Red Cross highlights 3 concerns over civilian protection in armed conflict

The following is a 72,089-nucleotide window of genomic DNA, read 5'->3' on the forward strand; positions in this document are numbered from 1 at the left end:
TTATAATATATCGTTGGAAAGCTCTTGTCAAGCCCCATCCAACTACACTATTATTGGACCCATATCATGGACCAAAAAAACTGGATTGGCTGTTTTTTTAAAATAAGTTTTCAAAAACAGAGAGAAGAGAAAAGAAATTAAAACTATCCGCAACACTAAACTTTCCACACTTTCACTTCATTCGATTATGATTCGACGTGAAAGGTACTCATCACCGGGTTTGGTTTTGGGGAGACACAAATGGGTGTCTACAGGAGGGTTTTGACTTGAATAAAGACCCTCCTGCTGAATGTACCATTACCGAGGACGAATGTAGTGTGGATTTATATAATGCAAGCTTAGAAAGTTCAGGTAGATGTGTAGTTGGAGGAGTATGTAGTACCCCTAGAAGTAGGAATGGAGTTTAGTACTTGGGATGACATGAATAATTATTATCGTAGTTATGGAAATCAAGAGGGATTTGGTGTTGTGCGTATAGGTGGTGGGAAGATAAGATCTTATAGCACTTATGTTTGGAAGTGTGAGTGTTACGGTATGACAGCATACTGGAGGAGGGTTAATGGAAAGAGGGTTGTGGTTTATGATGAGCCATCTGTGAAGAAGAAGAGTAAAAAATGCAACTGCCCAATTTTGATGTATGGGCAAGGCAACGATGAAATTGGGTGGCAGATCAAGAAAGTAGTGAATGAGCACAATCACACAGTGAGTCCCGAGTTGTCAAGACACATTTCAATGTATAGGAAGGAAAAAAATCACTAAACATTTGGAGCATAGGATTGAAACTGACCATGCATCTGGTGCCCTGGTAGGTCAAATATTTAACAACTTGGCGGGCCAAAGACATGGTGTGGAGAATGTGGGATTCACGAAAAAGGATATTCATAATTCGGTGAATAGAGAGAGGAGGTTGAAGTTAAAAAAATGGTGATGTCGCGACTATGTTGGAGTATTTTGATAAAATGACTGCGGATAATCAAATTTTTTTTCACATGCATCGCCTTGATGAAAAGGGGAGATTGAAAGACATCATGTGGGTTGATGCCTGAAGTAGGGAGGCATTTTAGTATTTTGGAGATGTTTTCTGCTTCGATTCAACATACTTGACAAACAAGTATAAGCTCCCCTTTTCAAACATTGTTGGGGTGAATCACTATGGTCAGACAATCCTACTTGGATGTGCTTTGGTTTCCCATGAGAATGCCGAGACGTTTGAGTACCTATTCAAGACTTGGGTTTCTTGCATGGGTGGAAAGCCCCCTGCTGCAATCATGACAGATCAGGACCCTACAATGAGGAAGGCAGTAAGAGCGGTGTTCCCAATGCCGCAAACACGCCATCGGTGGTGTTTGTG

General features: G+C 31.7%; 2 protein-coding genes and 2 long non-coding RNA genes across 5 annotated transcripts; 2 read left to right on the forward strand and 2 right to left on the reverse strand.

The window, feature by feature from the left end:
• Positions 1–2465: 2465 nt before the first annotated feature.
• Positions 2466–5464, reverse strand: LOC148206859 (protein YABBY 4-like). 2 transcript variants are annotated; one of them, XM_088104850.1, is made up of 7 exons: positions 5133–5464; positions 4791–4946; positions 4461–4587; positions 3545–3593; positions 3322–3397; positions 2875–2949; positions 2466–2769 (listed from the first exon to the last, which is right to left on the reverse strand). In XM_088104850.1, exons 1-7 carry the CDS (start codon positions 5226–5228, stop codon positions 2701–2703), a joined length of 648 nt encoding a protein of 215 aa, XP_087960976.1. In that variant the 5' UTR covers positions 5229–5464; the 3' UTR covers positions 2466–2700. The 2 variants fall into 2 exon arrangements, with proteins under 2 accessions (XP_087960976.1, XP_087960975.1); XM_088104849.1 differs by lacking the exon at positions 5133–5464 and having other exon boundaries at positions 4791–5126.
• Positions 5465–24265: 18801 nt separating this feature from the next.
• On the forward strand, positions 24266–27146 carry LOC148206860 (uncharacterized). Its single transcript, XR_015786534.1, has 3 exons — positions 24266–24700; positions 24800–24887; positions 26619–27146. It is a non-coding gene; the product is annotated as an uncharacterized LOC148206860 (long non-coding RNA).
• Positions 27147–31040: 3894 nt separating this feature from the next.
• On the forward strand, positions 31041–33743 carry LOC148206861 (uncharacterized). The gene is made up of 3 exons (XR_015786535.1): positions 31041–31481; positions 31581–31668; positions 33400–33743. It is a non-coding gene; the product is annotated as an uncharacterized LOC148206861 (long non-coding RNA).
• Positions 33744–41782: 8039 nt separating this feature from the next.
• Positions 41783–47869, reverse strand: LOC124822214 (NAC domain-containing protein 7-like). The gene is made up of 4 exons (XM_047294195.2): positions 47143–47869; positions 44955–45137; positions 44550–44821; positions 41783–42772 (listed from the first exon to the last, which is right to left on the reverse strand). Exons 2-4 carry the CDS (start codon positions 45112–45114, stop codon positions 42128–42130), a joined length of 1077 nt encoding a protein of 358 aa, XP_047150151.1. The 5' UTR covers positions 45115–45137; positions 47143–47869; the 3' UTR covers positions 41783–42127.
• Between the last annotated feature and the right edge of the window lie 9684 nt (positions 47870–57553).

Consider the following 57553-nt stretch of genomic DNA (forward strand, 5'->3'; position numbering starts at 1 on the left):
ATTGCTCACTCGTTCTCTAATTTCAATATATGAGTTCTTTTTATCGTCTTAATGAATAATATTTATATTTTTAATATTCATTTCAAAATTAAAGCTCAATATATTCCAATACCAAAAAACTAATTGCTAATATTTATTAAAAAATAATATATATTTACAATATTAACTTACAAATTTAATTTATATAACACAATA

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United Nations, May 26 : Robert Mardini, Director-General of the International Committee of the Red Cross (ICRC), has highlighted three areas of particular concern with regard to the protection of civilians in armed conflict. In a briefing to a UN Security Council open debate on the subject, Mardini said the first issue of concern is the appalling human cost of wars in cities, reports Xinhua news agency. "I hardly need to remind you of the massive harm urban warfare causes, primarily to civilians, all the more so when explosive weapons with wide-area effects are used," he said. This clearly raises serious questions about how parties to such conflicts interpret and apply relevant rules of international humanitarian law. In fact, the concept of "military necessity" is abused more often than not, used as an excuse for the use of force rather than as a reason to limit it. The risks often increase when weapons are supplied to belligerents by allies or partners without proper oversight, he said. The second issue of particular concern is the rapid spread of misinformation, disinformation and hate speech during armed conflict, said Mardini. "We are seeing first-hand in our operations how this phenomenon reduces the ability of affected people to make well-informed decisions that impact their safety and dignity. It dangerously distorts information vital to human needs, such as access to safety, shelter and health care. We are also seeing the surge in misinformation, online and offline, which is jeopardizing humanitarian efforts to earn the trust and acceptance of affected people. False narratives around the role of humanitarian organisations not only hamper our work but can create dangers for the people we are trying to protect and assist and for our staff," he said. The third concern relates to the increasing pressure on front-line humanitarian organisations to help states obtain information for eventual criminal proceedings in armed conflict, he said. Better respect for international humanitarian law requires accountability, which, in turn, helps prevent violations of international humanitarian law. But there is a need to separate the work of humanitarian organisations from that of investigative bodies. This is critical to preserve neutrality and impartiality and to access populations in need, he said. The ICRC urges states to take decisive action in the three particular areas of concern: to make the protection of civilians a strategic priority in the planning and conduct of all military and security operations in populated areas; to avoid and prevent the spread of misinformation and disinformation in armed conflicts and mitigate its impact on affected people; and to ensure accountability for victims without compromising the neutral and humanitarian space within which humanitarian organisations need to operate, he said. "Action in these three areas would go a long way toward ensuring better protection of civilians in armed conflicts everywhere." /IANS




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